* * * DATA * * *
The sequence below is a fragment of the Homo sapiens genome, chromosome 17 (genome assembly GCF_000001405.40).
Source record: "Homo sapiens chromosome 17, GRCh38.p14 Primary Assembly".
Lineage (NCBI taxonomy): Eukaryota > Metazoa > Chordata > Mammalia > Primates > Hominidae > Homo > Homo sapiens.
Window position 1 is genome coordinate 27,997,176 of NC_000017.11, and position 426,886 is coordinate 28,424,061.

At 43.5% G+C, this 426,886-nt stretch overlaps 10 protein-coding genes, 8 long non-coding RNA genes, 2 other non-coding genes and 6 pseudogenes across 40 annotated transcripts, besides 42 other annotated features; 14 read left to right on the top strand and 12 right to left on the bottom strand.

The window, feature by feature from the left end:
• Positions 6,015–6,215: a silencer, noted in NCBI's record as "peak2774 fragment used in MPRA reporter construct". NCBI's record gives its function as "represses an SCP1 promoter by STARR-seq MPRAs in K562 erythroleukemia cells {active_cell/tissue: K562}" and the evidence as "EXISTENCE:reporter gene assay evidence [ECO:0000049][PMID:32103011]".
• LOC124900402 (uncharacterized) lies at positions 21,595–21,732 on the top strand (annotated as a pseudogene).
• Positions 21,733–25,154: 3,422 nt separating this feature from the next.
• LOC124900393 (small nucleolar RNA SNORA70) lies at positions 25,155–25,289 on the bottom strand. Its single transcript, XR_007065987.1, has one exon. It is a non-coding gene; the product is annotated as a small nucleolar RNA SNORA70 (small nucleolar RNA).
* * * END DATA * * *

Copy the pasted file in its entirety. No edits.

The sequence below is a fragment of the Homo sapiens genome, chromosome 17 (genome assembly GCF_000001405.40).
Source record: "Homo sapiens chromosome 17, GRCh38.p14 Primary Assembly".
Lineage (NCBI taxonomy): Eukaryota > Metazoa > Chordata > Mammalia > Primates > Hominidae > Homo > Homo sapiens.
Window position 1 is genome coordinate 27,997,176 of NC_000017.11, and position 426,886 is coordinate 28,424,061.

At 43.5% G+C, this 426,886-nt stretch overlaps 10 protein-coding genes, 8 long non-coding RNA genes, 2 other non-coding genes and 6 pseudogenes across 40 annotated transcripts, besides 42 other annotated features; 14 read left to right on the top strand and 12 right to left on the bottom strand.

The window, feature by feature from the left end:
• Positions 6,015–6,215: a silencer, noted in NCBI's record as "peak2774 fragment used in MPRA reporter construct". NCBI's record gives its function as "represses an SCP1 promoter by STARR-seq MPRAs in K562 erythroleukemia cells {active_cell/tissue: K562}" and the evidence as "EXISTENCE:reporter gene assay evidence [ECO:0000049][PMID:32103011]".
• LOC124900402 (uncharacterized) lies at positions 21,595–21,732 on the top strand (annotated as a pseudogene).
• Positions 21,733–25,154: 3,422 nt separating this feature from the next.
• LOC124900393 (small nucleolar RNA SNORA70) lies at positions 25,155–25,289 on the bottom strand. Its single transcript, XR_007065987.1, has one exon. It is a non-coding gene; the product is annotated as a small nucleolar RNA SNORA70 (small nucleolar RNA).